Research activities - Henrik Hartman, Lund Observatory

My research interest is atomic astrophysics, including e.g. spectral analysis of emission line objects (spec. Eta Carinae), excitation mechanisms and laboratory measurements needed for the interpretation of astronomical spectra. Below some of my current projects are briefly described. Projects are performed in collaboration within the Atomic Astrophysics group. Other collaborators are mentioned in connection to the projects.
My research is supported by Vetenskapsrådet (Swedish Research Council) through a Forskarassistent (Junior Research Position).
Please see my list of publications for more details and (p)reprints.


Eta Carinae

Eta Carinae is one of the most massive and luminous stars know. With an estimated mass of more than 100 solar masses and a luminosity of several millions that of the sun, it in 6 seconds emits one full-year equivalent of solar radiation.

In the 1840's it went through a 'Great Eruption', expelling the around 10 solar masses of material today seen as the bipolar shape known as the Homunculus. For several years it was the second star in the sky, only outshined by Sirius. Today it has faded to be barely visible to the naked eye. A lesser eruption in 1890 produced a similar shaped 'Little Homunculus' residing inside, but detected in spectroscopic observations. In addition to the large eruptions, eta show a periodic behaviour of 5.54 years. Stable periods are interrupted by spectroscopic events, when the spectrum changes rapidly, on a time scale of days, in many wavelength regions from radio through ultraviolet and visible to X-rays. What cause the eruptions and the periodic spectroscopic events is not clear. There are indirect indications that the central object is a binary star with a highly eccentric orbit.

Eta Carinae in different wavelength regions: radio, infrared, optical and X-ray. The X-ray image covers a ~3 times larger area on the sky. Credits: ATCA (S.White); CTIO (E.Polomski); HST (NASA/J.Morse/K.Davidson); Chandra (NASA/CXC/SAO).

HST/STIS Spectroscopy of Eta Carinae and its ejecta

Within a Hubble Space Telescope (HST) Treasury project, we have observed Eta Carinae around the spectroscopic event of June 2003. With complementary observations we have covered the full spectroscopic cycle, which is a base for the studies of the temporal, spectral and spatial changes in the spectrum. HST/STIS observations of the Eta Carinae Nebula reveal a spatial region which is different from other regions as forbidden lines from ionized strontium, denoted [Sr II], are present in the spectrum. Sr is produced via slow neutron capture (s-process) and rarely shows forbidden emission lines. Ti II is also strong in emission whereas lines from hydrogen and helium are absent. The forbidden lines, i.e. radiative decay from metastable levels, can not be detected in laboratory sources but are often observed as strong lines in astrophysical plasmas.

The Weigelt blobs, seen 0.2" from the central object do also show a rich emission line spectrum, but totally different one. The excitation an ionization balance is clearly non-LTE, and selective ionization and excitation is significant. These gas condensations also host the only natural LASER observed.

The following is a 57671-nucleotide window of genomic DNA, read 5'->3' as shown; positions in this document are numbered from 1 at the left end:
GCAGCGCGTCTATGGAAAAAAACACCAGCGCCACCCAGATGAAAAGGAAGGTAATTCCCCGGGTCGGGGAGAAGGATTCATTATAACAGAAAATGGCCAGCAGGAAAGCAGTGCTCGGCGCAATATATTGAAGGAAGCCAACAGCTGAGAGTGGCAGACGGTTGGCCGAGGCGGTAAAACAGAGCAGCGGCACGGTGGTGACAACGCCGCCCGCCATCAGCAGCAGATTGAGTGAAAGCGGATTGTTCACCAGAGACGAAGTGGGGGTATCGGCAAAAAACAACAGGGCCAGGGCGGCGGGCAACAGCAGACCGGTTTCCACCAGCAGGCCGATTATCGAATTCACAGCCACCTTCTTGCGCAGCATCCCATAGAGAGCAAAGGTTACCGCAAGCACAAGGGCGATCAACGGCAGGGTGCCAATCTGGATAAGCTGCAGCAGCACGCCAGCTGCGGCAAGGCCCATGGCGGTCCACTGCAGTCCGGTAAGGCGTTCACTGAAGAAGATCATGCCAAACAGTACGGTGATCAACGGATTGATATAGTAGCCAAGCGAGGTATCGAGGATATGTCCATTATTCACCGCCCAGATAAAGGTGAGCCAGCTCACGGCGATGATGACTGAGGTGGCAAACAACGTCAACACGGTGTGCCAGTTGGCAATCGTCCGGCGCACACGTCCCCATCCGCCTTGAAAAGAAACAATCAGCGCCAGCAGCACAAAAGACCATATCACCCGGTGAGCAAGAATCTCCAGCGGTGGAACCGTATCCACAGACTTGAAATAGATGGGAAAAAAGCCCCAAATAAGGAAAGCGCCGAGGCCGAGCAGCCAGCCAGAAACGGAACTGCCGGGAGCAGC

External collaborators: Goddard Space Flight Center, Greenbelt; Centro de Fisica, IVIC, Venezuela

Sketch of the STIS slit positioned on the nebula, giving the 2D-spectrum (spatial vs. spectral scale) and the extracted 1D-spectrum.

Excitation processes in astrophysical plasmas

In some emission line objects selectively excited emission lines from different elements are observed. The most well-known case is the Bowen mechanism which redistributes He II radiation at 303 Å to O III optical emission. We observe strong enhanced Fe II emission from selected high-lying states generated by absorption of mainly H Lyman alpha, but also strong lines of other elements.

As mentioned above, in the Weigelt blobs we observe also more rare processes, such as selective ionization and excitation.
Coll.: Institute of Spectroscopy, Moskow, Russia

Laboratory measurements at Max-lab synchrotron source

FeII is an important element i many astrophysical sources, both galactic stars and more distant objects such as quasars and AGNs. To use transitions for quantitative analysis the intrinsic strength (oscillator strength or transition probability) need to be known. For some transitions, the level mixing is strong and makes the strengths difficult to calculate accurately.

We will measure some of these transitions using an absorption experiment at the Max-lab synchrotron. Specifically lines that are needed in the work on fluorescence pumping in many emission line objects. The measurements will be combined with local measurements using an emission line source to tie together sets of lines and put them all on an absolute scale.
External collaborator: Stacey Sörensen, LU

Lifetime measurements of metastable levels at CRYRING

From dilute astrophysical plasmas such as planetary nebulae or stellar winds are observed emission lines that are not seen in laboratory sources or stellar atmospheres. These originate from metastable levels, i.e. longlived excited states with lifetimes of ms to s. 'Ordinary' excited states usually have lifetimes of the order of ns. The lifetimes of metastable states are often used in modeling and diagnostics of these dilute astrophysical plasmas.

At the CRYRING facility in Stockholm we perform lifetime measurements of levels from which some of the forbidden lines we observe in the different locations of the Eta Carinae object originate(see above).
Collaborators: Atomic Physics Group, Stockholm University; Atomic Physics, Lund Institute of Technology

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Henrik Hartman: Publications

Last updated: September 14, 2006